How might wineries and vineyards pay greater attention to the social part of sustainability? Which organizations are already making an effort? Could companies be held more accountable for how they manage and relate to people? In some corners of the industry, we find beacons that might just guide the way.
Listen Well & Be Patient: Sonoma County Winegrowers
Sonoma County Winegrowers (SCW) has won considerable acclaim for their leadership in sustainable winegrowing. SCW has made trailblazing efforts to designate Sonoma County as the nation’s first sustainable winegrowing region by 2019. Executive Director Karissa Kruse has led the charge, very pointedly making social sustainability an integral part of the program planning.
“We made his big commitment to sustainability and were gaining a lot of traction and getting a lot of recognition for it,” says Kruse. “And we stepped back and realized that, with that recognition, came accountability: Are we pushing the envelope and really being leaders in sustainability?”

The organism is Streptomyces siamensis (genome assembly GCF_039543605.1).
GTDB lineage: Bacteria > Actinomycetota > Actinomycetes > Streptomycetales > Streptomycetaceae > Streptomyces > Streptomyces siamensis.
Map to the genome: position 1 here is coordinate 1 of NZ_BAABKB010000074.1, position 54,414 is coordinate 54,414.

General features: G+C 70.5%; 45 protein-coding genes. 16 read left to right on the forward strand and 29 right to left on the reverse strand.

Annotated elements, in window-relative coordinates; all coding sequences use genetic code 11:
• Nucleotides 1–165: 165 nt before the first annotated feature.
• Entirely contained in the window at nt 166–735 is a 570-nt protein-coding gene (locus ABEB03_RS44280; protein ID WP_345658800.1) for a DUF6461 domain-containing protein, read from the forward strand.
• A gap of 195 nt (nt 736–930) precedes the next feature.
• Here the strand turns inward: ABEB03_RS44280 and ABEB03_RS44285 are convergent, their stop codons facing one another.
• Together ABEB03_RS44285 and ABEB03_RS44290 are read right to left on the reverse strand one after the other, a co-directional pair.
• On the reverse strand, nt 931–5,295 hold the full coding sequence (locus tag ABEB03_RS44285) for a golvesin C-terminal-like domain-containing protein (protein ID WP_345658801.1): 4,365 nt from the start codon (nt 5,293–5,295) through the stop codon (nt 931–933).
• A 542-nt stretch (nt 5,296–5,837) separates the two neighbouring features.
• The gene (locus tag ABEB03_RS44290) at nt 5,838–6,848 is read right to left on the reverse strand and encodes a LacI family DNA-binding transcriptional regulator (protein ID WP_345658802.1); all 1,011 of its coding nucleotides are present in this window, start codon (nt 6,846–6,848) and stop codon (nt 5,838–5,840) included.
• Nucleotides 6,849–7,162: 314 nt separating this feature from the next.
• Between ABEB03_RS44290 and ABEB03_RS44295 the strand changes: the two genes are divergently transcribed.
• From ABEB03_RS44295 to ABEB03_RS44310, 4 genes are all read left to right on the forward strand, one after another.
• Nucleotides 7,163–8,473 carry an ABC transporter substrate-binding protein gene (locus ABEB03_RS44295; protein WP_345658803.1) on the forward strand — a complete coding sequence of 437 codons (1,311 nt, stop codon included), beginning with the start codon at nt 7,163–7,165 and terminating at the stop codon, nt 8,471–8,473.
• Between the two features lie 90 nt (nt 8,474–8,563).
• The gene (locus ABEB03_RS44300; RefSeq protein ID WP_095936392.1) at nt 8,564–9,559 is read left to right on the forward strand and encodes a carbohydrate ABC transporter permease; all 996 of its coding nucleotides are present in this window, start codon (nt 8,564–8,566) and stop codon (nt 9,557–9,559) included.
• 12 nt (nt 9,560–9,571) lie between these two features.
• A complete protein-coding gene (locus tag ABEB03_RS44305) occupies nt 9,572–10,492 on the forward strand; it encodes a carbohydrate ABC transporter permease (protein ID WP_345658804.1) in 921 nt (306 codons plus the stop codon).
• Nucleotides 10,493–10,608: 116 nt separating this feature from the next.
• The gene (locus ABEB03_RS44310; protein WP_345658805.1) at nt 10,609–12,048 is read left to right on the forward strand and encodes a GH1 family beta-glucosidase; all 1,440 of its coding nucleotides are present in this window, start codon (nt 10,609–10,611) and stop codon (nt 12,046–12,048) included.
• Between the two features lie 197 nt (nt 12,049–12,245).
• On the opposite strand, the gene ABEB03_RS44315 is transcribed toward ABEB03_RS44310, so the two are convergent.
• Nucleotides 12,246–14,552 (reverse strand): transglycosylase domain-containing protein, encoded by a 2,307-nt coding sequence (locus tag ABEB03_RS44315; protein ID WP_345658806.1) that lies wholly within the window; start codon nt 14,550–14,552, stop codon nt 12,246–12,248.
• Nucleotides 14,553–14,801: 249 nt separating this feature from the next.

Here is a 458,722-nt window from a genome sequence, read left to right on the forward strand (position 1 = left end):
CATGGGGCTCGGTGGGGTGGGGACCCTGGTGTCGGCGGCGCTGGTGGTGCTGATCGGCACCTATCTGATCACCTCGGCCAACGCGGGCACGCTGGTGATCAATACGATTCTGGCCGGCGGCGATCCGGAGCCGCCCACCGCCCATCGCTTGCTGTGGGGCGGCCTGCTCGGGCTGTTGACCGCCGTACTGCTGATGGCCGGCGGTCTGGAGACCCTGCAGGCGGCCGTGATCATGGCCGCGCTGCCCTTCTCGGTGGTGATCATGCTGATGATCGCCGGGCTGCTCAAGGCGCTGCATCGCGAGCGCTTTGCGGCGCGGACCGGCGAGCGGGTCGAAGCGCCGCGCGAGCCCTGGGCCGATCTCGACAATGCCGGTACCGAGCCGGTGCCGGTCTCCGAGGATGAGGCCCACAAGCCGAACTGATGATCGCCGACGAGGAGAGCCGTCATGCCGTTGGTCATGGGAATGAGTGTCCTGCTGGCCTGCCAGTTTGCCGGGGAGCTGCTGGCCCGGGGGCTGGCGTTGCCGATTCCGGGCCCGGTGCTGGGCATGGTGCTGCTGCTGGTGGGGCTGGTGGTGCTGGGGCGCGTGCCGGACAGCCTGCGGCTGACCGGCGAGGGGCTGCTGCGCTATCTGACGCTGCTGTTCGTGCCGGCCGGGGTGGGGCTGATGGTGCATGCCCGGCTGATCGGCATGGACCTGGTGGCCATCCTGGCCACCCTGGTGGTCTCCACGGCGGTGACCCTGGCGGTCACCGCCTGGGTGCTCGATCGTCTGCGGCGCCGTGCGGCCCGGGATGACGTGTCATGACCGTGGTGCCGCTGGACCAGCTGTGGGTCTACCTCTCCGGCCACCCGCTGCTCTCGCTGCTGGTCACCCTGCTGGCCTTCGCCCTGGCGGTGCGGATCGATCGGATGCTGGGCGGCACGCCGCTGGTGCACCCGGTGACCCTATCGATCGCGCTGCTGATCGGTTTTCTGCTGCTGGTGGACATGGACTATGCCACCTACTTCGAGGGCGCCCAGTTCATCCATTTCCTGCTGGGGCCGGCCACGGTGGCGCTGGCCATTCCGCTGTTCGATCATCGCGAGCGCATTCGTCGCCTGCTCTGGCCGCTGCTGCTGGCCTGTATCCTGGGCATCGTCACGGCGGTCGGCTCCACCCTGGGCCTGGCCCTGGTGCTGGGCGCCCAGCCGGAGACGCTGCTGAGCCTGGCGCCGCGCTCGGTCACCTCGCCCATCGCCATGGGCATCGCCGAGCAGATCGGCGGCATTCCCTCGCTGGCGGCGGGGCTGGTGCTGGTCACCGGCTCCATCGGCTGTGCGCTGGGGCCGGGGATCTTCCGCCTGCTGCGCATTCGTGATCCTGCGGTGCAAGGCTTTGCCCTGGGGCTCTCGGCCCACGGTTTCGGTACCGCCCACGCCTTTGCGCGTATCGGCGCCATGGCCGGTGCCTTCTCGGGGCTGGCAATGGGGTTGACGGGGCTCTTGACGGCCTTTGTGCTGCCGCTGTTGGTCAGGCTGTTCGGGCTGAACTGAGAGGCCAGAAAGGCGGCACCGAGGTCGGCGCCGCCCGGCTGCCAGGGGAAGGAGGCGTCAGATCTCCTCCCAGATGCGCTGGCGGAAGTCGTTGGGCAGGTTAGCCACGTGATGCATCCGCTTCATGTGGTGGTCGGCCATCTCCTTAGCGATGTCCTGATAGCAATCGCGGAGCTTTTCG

Kruse realized that most agricultural workers connected with SCW live in Sonoma County and were a permanent part of the local community. With this epiphany, her sense of responsibility grew, and along with her list of questions: “Are folks safe? Are they getting appropriate training for their job? Do they understand their rights? Are we really taking care of our employees and their families?”